Col Allan (pictured), editor-in-chief of the New York Post and the longest-serving editor at News Corp, announced on Thursday that he intends to retire at the end of this month after a distinguished career that has included the editorship of two of the world’s leading newspapers.]
Stephen Lynch, currently Sunday editor of the New York Post, has been appointed to succeed Col Allan, beginning on May 1, 2016.
Commenting on Allan’s decision, Rupert Murdoch, executive chairman of News Corp, said: “Col Allan is one of the most outstanding editors of his generation. Col’s intelligence, insight, humour and unrelenting energy have created the New York Post that today stands as a newspaper of great influence, in print and online.”
He continued: “He has been a great friend and colleague since he joined in 1974, and I want to thank him on behalf of my family and the company for his service. Col has edited two newspapers for this company, The Daily Telegraph in Sydney, as well as The Post, a very rare achievement in journalism. As editor of The Post, he has driven a news agenda that has been essential reading for New York’s leadership, as well as serving all who live in this great city. Col has sought, without ego or envy, to hold the powerful accountable, to assail corruption and to have a positive impact in New York and beyond.”
During his editorship, the paper has also expanded its digital audience more than tenfold, to a record 31.5 million unique users in March, and expanded its national reach in the US. That success followed his tenure as editor of The Daily Telegraph in Sydney, where he built the paper into one of the most influential and successful in Australia.
Col Allan commented: “It has been an enormous privilege to edit this great paper. Journalists at The Post, from the reporters, to the sub-editors, to the photographers to the columnists, are the best in the business, and I know that the paper will continue to grow in scale and influence.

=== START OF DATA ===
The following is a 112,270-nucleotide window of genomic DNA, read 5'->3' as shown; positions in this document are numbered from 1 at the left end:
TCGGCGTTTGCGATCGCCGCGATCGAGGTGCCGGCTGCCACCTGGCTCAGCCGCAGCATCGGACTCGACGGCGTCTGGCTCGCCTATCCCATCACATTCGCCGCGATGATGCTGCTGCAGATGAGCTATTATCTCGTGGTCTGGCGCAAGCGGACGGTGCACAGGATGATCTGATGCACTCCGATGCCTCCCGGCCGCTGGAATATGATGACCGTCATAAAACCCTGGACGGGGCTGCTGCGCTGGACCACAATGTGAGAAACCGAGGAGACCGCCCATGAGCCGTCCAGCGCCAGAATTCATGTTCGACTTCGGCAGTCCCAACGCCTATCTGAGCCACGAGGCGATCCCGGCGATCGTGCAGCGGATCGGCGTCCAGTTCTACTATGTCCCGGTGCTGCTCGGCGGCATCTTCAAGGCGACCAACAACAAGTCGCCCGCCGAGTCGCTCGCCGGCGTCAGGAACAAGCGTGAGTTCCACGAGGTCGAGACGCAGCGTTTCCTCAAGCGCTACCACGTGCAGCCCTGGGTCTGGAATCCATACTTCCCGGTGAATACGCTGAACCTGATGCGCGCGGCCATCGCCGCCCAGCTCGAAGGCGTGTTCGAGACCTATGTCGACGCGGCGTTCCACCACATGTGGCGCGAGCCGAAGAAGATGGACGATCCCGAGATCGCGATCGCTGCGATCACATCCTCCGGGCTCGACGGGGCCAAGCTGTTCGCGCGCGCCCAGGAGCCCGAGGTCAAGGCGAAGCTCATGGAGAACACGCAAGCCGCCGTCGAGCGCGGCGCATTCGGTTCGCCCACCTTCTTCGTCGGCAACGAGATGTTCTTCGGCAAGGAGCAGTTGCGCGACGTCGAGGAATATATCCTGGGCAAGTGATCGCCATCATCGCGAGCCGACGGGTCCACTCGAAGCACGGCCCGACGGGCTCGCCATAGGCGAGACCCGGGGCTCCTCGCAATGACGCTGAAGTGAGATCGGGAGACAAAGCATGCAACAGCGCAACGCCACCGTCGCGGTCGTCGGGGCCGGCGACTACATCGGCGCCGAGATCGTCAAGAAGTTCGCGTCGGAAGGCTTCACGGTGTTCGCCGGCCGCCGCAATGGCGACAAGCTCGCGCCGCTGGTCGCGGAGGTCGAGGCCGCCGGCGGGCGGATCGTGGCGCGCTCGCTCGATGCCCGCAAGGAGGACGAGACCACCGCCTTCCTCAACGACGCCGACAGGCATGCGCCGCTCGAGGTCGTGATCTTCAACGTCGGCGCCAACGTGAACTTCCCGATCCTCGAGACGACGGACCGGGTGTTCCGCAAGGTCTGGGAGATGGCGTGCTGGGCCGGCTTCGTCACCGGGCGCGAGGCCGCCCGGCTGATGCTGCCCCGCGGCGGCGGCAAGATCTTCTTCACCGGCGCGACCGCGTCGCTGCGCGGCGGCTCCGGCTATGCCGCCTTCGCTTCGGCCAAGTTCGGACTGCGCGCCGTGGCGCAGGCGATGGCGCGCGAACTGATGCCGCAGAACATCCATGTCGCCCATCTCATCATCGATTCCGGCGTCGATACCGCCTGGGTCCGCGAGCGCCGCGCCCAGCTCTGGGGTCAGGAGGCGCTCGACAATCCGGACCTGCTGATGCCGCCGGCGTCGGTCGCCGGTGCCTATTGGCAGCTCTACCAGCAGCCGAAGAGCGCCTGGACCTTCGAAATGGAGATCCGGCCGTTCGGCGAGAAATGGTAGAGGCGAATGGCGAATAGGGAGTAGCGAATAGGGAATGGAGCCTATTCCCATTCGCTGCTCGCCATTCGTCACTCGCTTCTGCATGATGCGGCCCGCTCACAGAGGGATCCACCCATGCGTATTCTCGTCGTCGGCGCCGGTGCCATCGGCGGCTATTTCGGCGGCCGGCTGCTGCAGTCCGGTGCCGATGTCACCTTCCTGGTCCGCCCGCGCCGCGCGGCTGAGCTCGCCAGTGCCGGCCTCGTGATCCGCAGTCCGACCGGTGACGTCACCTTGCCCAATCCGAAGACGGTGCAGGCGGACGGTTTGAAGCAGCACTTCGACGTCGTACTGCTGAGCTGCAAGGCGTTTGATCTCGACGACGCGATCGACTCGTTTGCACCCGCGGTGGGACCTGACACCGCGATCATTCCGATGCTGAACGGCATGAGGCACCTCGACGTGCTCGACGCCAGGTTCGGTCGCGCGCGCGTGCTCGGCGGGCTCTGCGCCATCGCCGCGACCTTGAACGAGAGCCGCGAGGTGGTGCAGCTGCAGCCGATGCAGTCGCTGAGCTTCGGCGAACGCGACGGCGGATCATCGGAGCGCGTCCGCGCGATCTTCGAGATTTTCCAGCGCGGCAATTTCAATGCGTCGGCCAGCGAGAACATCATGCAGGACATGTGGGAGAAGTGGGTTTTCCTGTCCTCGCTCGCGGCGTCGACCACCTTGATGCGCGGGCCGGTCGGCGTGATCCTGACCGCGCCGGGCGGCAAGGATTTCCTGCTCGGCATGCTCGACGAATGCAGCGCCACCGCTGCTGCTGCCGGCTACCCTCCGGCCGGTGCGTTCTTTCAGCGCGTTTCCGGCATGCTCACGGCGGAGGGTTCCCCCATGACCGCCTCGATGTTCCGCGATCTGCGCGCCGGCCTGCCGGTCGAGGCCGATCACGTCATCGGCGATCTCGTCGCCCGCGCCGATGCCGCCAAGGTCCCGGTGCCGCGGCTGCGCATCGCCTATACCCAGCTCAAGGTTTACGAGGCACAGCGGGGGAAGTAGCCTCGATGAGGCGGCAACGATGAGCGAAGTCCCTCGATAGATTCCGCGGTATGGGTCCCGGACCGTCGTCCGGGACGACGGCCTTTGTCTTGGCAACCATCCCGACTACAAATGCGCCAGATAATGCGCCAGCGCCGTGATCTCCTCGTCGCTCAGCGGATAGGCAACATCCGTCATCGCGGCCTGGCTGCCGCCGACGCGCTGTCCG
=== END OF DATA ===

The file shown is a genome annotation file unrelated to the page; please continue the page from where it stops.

“Journalism and journalists have a crucial role, particularly in this digital age, and I want to express my deep gratitude to Rupert and the Murdoch family for all they have done to further the cause of journalism around the world. Of course, I am also personally grateful for the extraordinary opportunities they have generously given me over the past four decades.”
Allan’s retirement came the same day as the newspaper endorsed Donald Trump.
An editorial with the byline Post Editorial Board said:
“Donald Trump is a rookie candidate — a potential superstar of vast promise, but making rookie mistakes. The nominee Republicans need for the fall campaign is often hard to make out amid his improvisations and too-harsh replies to his critics.
New Yorkers vote Tuesday. What to do?
“Here’s how we see it.
“Should he win the nomination, we expect Trump to pivot — not just on the issues, but in his manner. The post-pivot Trump needs to be more presidential: better informed on policy, more self-disciplined and less thin-skinned.
Yet the promise is clearly there in the rookie who is, after all, leading the field as the finals near.”
There has been no love lost between Allan and The Post and its New York tabloid competitor Daily News. The News Corp rival newspaper published a front cover tribute to Allan after he announced his departure.
The Daily News also raised the speculation that Allan could end up working for Donald Trump as a media adviser, although it also quoted Allan telling The SMH that was not going to happen.